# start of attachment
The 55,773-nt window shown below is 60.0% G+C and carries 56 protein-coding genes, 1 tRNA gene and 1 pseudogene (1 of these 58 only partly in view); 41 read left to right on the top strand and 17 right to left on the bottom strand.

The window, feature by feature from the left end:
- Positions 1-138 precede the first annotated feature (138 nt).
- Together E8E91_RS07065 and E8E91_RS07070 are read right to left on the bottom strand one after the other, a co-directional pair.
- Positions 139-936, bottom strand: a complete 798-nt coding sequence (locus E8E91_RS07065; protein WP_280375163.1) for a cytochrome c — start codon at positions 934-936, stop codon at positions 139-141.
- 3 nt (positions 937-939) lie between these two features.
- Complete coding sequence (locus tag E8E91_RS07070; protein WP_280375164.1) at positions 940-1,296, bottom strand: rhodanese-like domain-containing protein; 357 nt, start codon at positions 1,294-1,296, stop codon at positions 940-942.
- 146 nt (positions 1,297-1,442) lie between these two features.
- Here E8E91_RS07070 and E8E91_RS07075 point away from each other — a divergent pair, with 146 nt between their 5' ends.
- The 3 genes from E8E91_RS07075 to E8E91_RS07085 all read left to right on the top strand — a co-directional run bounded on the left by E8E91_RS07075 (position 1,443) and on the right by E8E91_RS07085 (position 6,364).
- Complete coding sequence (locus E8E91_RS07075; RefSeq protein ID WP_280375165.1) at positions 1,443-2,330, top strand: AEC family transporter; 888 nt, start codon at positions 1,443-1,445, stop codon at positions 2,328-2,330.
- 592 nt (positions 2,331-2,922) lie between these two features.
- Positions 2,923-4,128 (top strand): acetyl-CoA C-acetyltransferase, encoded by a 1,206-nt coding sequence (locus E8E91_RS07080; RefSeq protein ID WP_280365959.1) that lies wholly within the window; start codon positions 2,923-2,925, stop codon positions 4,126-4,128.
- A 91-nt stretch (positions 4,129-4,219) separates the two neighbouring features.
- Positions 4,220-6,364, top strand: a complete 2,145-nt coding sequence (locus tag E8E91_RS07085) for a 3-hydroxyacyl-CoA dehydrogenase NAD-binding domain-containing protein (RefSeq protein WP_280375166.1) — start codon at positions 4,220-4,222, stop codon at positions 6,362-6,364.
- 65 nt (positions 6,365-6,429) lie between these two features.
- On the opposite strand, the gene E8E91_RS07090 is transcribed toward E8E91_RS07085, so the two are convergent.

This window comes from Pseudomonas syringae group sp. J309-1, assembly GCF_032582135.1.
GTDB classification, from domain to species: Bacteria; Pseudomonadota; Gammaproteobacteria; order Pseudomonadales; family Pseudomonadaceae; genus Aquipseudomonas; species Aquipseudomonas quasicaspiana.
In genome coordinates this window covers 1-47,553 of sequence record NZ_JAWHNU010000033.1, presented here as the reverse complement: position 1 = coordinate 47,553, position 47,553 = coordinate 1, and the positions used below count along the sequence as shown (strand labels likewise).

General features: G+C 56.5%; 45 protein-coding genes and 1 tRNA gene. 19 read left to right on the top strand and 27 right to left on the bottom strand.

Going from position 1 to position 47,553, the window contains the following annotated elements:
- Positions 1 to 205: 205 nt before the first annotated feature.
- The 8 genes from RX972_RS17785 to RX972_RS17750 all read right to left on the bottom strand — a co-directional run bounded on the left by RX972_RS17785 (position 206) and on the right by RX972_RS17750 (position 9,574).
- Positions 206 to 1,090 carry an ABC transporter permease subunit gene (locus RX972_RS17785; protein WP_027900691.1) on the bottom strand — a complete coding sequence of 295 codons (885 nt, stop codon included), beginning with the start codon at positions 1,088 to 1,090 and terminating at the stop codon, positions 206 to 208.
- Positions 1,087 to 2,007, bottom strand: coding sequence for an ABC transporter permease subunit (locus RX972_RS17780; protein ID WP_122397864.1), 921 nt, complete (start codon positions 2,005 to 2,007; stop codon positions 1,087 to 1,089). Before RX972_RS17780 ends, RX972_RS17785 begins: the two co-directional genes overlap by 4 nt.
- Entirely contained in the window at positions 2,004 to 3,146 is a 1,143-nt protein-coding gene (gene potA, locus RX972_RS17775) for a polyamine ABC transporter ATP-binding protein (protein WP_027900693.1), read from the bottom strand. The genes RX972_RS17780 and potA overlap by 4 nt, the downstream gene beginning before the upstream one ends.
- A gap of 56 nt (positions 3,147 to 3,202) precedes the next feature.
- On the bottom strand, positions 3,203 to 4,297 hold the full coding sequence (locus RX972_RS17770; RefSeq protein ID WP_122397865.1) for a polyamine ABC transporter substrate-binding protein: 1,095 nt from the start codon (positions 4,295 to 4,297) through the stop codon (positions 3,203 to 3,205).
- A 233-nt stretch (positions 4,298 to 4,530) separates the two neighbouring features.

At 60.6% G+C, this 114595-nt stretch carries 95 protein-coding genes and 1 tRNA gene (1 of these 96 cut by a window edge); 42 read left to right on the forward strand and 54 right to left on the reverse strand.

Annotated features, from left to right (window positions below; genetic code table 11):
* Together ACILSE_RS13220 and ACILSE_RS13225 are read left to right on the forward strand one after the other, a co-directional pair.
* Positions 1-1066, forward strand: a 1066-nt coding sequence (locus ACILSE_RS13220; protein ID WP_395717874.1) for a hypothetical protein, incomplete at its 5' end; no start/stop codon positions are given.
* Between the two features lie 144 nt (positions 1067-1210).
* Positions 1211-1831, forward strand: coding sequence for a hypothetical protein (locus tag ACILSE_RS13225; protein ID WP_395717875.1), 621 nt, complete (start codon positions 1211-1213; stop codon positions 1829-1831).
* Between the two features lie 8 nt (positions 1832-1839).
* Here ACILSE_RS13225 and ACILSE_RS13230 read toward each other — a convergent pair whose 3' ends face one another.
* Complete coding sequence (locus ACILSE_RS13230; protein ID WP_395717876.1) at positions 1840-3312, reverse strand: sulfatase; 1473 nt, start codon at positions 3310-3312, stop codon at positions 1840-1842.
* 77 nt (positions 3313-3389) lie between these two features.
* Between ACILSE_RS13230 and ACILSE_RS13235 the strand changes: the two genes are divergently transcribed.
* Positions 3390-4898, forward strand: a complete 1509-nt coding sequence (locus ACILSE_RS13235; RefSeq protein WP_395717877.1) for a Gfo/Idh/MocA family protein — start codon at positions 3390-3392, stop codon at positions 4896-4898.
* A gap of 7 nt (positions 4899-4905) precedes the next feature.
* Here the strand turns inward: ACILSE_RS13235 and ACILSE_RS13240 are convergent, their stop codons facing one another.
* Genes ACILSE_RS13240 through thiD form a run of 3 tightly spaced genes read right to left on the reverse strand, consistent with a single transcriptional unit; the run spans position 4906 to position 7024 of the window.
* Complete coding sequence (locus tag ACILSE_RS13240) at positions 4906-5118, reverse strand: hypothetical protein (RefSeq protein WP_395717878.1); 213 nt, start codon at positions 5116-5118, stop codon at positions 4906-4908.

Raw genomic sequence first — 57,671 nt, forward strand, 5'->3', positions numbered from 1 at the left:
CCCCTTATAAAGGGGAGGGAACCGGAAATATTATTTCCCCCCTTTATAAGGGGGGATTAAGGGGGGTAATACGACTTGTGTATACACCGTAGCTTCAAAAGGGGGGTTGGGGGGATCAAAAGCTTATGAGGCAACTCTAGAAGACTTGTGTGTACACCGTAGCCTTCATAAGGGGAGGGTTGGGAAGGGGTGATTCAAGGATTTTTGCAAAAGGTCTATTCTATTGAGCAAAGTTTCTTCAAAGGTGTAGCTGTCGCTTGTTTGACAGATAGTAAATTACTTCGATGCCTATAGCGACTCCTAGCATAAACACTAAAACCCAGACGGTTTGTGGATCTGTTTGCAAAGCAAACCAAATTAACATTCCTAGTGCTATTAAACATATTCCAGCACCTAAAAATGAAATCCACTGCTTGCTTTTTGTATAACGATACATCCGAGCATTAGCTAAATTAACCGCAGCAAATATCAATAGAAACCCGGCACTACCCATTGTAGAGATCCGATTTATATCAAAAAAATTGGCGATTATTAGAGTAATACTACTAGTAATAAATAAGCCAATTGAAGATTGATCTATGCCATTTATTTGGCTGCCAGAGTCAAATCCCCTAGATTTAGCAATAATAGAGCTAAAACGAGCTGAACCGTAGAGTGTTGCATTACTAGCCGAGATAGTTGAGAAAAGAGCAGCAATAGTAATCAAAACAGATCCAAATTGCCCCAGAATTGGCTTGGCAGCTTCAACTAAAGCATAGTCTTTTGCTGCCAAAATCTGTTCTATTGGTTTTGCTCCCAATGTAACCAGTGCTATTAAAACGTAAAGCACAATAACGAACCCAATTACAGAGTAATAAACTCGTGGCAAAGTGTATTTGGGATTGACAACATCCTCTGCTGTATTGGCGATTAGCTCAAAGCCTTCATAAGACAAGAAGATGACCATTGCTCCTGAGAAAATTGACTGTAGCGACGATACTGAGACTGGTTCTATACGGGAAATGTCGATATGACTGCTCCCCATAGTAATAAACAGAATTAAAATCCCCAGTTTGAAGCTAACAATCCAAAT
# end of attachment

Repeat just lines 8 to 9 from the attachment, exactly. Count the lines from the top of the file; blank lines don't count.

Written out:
- 146 nt (positions 1,297-1,442) lie between these two features.
- Here E8E91_RS07070 and E8E91_RS07075 point away from each other — a divergent pair, with 146 nt between their 5' ends.